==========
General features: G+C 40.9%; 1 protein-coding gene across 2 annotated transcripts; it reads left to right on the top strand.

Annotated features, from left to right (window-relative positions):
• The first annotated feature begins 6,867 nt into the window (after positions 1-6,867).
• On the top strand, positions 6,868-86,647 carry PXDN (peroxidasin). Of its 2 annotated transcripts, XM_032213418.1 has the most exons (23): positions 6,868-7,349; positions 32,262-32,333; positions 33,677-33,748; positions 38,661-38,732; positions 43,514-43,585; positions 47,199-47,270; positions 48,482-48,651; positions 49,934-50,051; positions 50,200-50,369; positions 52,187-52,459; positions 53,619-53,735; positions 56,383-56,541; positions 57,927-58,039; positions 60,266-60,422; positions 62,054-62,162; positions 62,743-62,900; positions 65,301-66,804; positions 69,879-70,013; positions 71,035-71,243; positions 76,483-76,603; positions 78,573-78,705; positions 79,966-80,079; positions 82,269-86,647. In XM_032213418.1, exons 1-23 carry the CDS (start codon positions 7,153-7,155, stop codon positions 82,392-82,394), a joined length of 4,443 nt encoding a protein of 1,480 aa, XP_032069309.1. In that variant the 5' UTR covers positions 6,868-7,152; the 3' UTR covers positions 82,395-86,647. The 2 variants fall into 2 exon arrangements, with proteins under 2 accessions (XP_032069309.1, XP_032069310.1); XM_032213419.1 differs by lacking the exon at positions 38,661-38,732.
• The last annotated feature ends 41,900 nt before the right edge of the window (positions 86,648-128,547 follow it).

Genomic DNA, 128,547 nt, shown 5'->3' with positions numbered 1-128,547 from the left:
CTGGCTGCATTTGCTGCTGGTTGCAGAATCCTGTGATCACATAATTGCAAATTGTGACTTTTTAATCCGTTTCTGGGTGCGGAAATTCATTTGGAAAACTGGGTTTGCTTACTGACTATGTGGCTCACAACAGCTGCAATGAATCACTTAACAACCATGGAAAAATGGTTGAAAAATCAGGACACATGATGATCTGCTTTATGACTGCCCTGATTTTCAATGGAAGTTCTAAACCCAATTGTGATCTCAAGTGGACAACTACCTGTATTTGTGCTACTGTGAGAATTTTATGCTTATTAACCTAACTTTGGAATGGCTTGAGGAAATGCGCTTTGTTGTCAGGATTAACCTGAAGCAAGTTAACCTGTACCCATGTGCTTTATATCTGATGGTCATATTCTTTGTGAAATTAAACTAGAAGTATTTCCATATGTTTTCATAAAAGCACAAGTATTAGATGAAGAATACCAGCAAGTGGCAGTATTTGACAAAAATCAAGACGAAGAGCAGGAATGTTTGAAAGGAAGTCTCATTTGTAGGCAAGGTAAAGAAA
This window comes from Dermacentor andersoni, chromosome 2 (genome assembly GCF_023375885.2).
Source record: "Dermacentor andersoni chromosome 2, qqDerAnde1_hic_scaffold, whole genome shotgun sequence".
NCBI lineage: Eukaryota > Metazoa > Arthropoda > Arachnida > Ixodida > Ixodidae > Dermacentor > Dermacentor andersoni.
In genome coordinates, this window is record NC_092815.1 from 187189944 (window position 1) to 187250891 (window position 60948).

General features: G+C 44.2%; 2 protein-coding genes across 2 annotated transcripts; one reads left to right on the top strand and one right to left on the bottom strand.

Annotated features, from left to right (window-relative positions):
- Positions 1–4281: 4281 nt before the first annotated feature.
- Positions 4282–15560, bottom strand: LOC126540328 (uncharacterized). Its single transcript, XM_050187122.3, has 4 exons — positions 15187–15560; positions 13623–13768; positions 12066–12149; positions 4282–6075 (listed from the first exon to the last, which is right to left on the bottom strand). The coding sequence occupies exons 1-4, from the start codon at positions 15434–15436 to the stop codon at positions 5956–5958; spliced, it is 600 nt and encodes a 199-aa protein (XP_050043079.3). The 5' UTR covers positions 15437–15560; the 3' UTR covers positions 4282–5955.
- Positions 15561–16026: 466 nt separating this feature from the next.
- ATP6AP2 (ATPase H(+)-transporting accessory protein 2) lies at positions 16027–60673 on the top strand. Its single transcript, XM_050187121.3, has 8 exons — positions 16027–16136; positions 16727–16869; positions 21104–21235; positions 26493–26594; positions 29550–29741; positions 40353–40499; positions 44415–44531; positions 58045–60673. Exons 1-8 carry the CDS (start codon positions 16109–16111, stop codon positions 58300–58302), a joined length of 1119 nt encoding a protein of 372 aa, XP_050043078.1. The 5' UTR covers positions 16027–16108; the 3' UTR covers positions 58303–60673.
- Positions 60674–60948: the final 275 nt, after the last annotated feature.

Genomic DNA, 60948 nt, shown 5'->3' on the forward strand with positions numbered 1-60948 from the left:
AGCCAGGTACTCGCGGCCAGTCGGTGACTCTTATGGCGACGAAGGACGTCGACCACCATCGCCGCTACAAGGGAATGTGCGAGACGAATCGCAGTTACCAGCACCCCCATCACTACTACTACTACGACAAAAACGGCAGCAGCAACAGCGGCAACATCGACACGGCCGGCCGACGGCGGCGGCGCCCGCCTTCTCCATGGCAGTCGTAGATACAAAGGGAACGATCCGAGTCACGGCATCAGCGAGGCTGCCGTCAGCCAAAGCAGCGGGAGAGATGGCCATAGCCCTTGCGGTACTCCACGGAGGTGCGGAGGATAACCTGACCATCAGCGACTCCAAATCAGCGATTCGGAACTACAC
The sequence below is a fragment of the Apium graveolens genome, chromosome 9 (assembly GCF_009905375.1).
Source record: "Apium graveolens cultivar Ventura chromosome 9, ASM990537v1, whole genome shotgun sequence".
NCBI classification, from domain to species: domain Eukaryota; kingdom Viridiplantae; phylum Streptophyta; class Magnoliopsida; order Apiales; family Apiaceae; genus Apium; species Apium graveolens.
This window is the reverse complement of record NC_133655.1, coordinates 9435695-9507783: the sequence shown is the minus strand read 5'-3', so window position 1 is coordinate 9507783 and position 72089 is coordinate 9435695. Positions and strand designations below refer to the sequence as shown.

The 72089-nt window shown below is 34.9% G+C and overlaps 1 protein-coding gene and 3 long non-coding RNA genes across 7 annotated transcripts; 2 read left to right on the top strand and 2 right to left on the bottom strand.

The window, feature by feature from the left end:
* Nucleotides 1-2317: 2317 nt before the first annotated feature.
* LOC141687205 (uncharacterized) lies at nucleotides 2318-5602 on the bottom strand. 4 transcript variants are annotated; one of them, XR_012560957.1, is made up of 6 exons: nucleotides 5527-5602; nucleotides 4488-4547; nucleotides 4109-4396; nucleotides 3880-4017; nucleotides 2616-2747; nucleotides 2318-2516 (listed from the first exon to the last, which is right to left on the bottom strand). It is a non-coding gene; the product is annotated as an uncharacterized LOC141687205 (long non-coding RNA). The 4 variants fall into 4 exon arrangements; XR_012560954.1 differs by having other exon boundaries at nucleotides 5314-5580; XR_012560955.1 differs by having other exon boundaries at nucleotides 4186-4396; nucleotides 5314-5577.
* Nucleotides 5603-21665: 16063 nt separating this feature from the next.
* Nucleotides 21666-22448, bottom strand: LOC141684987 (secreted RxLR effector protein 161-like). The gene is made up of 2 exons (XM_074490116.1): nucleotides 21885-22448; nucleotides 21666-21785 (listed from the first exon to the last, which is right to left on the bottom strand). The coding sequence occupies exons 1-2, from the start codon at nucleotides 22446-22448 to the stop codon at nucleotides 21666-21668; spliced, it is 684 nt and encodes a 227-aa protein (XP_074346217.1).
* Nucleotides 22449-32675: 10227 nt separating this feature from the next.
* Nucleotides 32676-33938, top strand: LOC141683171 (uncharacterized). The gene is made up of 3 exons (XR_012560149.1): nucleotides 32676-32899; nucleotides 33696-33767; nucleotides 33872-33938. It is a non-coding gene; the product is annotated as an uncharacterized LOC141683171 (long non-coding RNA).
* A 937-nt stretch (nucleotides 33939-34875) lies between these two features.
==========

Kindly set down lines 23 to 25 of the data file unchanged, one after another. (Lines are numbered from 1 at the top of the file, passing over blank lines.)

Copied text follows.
NCBI classification, from domain to species: domain Eukaryota; kingdom Viridiplantae; phylum Streptophyta; class Magnoliopsida; order Apiales; family Apiaceae; genus Apium; species Apium graveolens.
This window is the reverse complement of record NC_133655.1, coordinates 9435695-9507783: the sequence shown is the minus strand read 5'-3', so window position 1 is coordinate 9507783 and position 72089 is coordinate 9435695. Positions and strand designations below refer to the sequence as shown.

The 72089-nt window shown below is 34.9% G+C and overlaps 1 protein-coding gene and 3 long non-coding RNA genes across 7 annotated transcripts; 2 read left to right on the top strand and 2 right to left on the bottom strand.